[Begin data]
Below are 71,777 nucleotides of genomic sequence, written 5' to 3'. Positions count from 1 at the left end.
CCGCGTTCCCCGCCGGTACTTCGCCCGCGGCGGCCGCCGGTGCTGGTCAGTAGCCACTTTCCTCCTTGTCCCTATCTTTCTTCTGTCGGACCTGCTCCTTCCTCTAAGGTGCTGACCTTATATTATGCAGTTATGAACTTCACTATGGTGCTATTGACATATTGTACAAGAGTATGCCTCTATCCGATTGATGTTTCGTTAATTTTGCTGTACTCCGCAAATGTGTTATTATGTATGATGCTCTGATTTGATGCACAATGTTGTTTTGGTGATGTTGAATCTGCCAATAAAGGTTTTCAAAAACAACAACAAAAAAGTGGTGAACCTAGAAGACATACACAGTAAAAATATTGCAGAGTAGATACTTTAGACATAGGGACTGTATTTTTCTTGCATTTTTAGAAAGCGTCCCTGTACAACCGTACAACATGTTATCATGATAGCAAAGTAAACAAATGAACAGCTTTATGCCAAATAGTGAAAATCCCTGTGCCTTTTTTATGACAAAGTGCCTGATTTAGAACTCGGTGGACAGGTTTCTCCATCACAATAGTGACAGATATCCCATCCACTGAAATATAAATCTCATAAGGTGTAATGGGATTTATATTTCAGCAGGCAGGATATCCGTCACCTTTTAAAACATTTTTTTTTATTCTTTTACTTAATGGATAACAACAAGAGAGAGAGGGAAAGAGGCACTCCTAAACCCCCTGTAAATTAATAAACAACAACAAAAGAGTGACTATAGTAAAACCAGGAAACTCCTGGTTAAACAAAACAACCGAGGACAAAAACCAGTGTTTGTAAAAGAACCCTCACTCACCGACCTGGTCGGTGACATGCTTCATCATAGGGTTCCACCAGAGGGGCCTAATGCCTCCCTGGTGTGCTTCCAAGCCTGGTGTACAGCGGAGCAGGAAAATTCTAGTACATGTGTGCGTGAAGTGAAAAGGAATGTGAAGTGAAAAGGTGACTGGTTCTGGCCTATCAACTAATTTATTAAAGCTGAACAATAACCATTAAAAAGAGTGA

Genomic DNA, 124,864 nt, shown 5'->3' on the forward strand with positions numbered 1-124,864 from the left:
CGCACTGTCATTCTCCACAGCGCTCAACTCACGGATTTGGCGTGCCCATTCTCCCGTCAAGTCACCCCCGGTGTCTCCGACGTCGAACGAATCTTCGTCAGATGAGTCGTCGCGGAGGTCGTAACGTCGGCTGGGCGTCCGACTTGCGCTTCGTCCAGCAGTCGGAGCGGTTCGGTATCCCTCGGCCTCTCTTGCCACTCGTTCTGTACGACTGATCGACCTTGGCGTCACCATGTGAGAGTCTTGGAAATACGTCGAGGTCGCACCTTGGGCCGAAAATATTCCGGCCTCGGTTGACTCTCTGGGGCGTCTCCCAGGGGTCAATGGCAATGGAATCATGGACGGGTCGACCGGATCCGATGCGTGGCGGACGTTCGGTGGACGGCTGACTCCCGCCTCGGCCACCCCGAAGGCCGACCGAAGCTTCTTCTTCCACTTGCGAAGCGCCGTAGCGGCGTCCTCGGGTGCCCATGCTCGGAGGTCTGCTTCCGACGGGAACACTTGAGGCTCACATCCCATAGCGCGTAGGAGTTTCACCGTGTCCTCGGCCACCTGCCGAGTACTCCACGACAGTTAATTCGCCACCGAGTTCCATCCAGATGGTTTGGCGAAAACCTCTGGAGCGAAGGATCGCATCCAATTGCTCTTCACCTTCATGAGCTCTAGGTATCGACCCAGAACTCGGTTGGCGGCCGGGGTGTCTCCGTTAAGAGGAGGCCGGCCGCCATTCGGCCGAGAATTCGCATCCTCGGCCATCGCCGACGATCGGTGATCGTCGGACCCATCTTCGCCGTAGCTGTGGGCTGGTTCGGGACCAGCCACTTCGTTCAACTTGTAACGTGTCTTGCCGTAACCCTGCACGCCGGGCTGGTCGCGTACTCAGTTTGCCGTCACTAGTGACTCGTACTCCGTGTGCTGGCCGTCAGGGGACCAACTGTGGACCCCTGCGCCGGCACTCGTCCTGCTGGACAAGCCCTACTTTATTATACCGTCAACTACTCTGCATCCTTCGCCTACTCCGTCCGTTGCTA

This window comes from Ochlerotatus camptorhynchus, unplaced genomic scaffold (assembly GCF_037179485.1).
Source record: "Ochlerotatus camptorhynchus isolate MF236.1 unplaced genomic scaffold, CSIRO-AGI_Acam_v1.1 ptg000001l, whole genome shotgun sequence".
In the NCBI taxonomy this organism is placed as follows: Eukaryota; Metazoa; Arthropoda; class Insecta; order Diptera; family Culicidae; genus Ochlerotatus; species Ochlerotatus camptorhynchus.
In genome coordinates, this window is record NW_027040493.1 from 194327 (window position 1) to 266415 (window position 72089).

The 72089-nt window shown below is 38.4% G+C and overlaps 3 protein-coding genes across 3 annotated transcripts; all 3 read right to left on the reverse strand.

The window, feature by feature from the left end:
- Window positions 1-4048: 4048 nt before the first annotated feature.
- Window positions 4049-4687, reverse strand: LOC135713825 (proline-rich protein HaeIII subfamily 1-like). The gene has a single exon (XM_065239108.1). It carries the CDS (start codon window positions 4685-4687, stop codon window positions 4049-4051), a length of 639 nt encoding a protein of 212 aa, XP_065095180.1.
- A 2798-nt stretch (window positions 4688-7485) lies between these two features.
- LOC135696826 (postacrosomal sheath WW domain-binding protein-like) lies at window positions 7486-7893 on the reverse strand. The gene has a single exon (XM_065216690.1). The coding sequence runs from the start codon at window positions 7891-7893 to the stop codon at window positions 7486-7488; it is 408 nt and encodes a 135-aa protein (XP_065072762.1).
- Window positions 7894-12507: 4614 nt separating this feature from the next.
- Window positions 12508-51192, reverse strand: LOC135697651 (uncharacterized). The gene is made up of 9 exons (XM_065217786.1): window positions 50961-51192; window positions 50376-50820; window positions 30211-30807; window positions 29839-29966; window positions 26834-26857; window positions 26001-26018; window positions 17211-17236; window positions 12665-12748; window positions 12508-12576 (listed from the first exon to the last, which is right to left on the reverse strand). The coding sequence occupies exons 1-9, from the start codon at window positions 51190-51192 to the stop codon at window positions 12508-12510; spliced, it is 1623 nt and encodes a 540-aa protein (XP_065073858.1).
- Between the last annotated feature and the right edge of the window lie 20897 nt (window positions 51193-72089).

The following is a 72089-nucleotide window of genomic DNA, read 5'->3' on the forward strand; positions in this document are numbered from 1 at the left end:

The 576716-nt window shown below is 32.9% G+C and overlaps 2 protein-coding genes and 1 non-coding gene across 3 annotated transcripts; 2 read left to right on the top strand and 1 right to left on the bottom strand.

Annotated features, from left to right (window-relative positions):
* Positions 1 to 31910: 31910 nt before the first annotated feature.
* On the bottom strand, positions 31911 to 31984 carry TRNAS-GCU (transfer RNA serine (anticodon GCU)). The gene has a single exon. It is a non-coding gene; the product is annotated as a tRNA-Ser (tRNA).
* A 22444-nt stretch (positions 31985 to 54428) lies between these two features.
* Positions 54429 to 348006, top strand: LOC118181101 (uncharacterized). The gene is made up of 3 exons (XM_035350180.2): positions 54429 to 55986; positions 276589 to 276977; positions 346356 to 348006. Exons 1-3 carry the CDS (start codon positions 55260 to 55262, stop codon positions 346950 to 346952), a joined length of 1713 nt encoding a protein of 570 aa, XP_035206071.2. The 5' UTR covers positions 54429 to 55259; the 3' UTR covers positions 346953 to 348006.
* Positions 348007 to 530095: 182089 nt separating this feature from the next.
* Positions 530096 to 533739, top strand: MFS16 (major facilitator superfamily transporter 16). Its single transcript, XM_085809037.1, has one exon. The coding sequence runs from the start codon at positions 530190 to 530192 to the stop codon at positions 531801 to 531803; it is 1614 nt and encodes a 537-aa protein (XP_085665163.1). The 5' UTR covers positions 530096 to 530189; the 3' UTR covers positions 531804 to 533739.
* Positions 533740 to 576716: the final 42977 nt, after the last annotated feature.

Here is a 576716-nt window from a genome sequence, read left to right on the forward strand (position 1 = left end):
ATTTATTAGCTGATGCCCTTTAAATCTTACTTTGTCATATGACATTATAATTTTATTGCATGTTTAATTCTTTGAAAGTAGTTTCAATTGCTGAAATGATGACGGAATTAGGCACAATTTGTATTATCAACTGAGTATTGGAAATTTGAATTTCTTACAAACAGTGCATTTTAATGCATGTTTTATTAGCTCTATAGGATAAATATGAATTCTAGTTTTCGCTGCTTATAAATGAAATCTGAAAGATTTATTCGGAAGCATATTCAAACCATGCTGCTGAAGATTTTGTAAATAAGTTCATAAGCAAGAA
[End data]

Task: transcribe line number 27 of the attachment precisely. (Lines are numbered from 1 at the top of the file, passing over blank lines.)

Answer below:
* Positions 533740 to 576716: the final 42977 nt, after the last annotated feature.